September 1, 2016
The Senate impeachment vote on Wednesday, August 31, 2016, removed Brazilian President Dilma Rousseff from office by a hefty two-third majority. The decision ends thirteen years of the left-leaning Workers’ Party in power. It also marks a dramatic shift in the direction of Brazilian politics, the economy, and perhaps even the signature poverty-reduction programs of Rousseff and her predecessor Luiz Inácio Lula da Silva. Whether newly installed President Michel Temer can fix the economy, implement a set of promised reforms in the social security system and labor laws, and beef up his public approval, which is in the low teens, remains to be seen.
In May 2016, the Chamber of Deputies charged President Rousseff with violating budgeting procedures that it considered impeachable “crimes of responsibility.” Many of her supporters argued that these accusations were actually a pretext to overturn the results of the 2014 presidential elections. In that race, Rousseff was re-elected with 54.5 million votes and a 3.2 percent margin over her opponent Senator Aécio Neves of the Brazilian Social Democratic Party.
Those favoring impeachment insisted that the President had, in fact, violated budgetary legislation, and her inability to govern (ingovernabilidade) justified removing her from office. However, tape recordings with politicians accused of engaging in money laundering and siphoning off state funds through fake contract agreements, revealed earlier this year that at least some leading figures in the opposition to Rousseff saw the impeachment process as an effective way of putting a stop to the Operação Lava-Jato (Car Wash Operation) corruption investigation. Initially focused on people linked to the Workers’ Party, individuals engaged in plea bargaining agreements with federal judge Sérgio Moro also made corruption allegations against politicians of Temer’s Party of the Brazilian Democratic Movement, as well as members of his new government coalition.
A center-right bloc of 61 Senators cast their vote to impeach the president. The 20 who opposed the measure argued that it was no more than a “parliamentary coup d’état.” In a second 43-36 vote with three abstentions, the Senate decided not to take away Rousseff’s political rights. Had that measure passed, the former president would not have been allowed to teach in a public university, run for elected office, or carry out any other “public function.”
Some have pointed to a statement made by Senator Acir Gurgacz from the state of Rondônia, when he stepped out of the chamber to explain why he voted for impeachment, as an indication of the political rather than juridical nature of the proceedings: “We were convinced that there was no crime of responsibility in the trial, but there was a lack of governability, and the return of the President at this time could cause greater trouble for the Brazilian economy.” Most Senators favoring her impeachment, however, insisted that although their statements of the floor of the chambers reflected criticisms of Rousseff’s overall governance, their vote relied on evidence of budgetary improprieties.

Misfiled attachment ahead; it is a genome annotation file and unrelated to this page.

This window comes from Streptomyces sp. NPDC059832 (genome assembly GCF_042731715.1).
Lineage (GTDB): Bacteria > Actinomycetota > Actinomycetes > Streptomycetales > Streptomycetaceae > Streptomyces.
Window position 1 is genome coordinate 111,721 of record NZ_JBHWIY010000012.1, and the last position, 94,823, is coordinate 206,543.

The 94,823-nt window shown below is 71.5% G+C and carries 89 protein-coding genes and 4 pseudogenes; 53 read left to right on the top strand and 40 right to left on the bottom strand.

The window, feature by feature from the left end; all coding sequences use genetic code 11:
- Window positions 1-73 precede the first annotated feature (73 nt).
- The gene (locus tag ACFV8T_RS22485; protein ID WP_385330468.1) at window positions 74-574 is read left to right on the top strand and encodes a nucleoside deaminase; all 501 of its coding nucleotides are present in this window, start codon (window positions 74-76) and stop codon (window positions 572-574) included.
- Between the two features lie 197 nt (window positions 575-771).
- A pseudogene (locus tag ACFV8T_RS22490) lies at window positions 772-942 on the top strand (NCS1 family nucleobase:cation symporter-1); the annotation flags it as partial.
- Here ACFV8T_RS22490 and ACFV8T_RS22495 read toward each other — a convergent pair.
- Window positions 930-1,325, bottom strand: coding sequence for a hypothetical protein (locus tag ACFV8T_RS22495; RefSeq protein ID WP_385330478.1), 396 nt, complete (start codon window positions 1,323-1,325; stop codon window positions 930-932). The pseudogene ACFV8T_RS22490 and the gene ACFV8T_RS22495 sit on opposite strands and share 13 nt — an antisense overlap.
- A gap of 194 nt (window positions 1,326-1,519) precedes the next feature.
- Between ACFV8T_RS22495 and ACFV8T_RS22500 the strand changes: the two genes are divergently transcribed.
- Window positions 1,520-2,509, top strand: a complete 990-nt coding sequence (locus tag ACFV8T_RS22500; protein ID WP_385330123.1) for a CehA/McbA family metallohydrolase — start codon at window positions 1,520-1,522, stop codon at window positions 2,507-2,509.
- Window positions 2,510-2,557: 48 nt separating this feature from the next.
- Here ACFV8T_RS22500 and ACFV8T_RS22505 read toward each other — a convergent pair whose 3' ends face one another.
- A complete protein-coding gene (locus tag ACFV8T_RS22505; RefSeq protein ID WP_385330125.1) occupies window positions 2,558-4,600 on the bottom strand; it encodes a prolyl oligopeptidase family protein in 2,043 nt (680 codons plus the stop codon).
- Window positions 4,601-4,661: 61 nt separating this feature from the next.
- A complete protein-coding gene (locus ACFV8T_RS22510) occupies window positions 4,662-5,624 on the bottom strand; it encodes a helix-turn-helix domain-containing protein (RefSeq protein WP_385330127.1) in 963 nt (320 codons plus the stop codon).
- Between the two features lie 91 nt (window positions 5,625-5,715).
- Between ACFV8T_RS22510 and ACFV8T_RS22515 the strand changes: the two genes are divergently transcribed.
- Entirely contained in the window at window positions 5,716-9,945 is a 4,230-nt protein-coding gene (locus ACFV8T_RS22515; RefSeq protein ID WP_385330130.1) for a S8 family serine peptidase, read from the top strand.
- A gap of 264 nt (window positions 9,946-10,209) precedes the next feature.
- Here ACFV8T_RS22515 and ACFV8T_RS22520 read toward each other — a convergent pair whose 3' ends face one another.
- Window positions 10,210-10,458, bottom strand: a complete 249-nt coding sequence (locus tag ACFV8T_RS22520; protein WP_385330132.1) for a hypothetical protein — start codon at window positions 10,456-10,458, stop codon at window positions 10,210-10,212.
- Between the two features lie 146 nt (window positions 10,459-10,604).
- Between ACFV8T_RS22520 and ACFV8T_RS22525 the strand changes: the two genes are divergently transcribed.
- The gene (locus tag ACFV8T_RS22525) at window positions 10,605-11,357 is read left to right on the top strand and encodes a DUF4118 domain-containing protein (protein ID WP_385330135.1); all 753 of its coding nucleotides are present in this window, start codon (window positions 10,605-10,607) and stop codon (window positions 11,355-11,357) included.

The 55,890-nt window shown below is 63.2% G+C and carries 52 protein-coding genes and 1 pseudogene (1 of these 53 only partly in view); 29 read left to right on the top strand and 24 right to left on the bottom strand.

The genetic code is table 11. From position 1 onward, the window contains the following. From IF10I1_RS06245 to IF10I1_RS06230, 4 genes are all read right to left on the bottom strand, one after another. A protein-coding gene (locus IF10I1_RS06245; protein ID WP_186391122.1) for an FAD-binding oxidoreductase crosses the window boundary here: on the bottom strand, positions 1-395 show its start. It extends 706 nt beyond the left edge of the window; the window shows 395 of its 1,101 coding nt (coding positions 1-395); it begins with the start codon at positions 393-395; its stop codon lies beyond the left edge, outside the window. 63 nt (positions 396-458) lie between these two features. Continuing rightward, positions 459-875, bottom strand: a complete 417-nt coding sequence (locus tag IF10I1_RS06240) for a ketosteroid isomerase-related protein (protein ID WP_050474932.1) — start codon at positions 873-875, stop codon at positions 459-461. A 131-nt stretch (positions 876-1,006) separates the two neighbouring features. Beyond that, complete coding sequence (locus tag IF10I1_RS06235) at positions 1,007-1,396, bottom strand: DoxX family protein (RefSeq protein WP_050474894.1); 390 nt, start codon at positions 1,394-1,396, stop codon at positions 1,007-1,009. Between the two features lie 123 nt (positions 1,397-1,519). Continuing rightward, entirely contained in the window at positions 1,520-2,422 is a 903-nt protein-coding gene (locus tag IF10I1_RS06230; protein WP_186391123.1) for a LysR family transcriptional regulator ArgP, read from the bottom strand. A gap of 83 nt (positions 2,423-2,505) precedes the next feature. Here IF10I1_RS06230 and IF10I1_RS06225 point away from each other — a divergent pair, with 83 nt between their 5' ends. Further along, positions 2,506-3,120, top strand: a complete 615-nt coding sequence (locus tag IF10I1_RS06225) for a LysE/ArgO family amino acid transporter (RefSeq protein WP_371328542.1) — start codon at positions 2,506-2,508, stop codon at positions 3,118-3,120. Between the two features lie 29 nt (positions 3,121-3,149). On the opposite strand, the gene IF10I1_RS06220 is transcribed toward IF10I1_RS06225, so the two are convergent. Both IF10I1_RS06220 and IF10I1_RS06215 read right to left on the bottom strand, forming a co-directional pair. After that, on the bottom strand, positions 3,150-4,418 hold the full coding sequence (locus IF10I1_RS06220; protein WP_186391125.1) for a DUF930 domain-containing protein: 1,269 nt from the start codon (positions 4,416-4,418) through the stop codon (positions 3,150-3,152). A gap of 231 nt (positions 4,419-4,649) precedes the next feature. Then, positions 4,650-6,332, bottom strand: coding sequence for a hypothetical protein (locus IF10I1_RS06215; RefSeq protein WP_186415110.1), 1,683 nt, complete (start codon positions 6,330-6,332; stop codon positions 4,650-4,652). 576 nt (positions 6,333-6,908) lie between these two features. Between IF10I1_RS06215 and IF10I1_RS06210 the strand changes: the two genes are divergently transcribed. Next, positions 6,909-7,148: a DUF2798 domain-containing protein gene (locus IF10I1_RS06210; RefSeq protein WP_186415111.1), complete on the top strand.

Although not among the formal charges leveled against Rousseff, export earnings have tumbled in recent years, growth has slowed dramatically, and unemployment and inflation have increased significantly. Some have characterized the economic situation as Brazil’s worst economic crisis ever, although those who remember similar unemployment rates in the late 1990s and triple-digit galloping inflation in the 1980s, might beg to differ. Still on-going revelations related to the plundering of Petrobras, the state-owned oil company, as well as other enterprises, which involved members and supporters of the Workers’ Party (but also politicians who now form part of Temer’s new government), indubitably undermined support for Rousseff over the last year and a half.
Soon after President Temer was sworn into office, ex-President Rousseff spoke to her supporters promising to continue the fight for social justice. She expressed concern that many of the social programs of the Lula-Rousseff administrations would be rolled back and labor and social security benefits curtailed. She also pondered whether corruption investigations would continue.
Observers of all political stripes are also wondering whether the corruption investigations will come to a halt when members of the Workers’ Party are brought to trial, leaving others scot-free. Some journalists are asking if Temer has the political backing to put the economy on the right track and pass labor and social security reform measures that might cut many people’s job protections and benefits. Social scientists who have focused their research in recent years on examining poverty-reduction initiatives, such as the world-famous cash-transfer program Bolsa Família, are questioning whether this and other programs will be curtailed in the name of fiscal austerity.
What is certain, one can safely predict, is that Brazil’s immediate political, social, and economic future is, unfortunately, quite uncertain.
James N. Green
Carlos Manuel de Céspedes Professor of Latin American History and the Director of the Brown-Brazil Initiative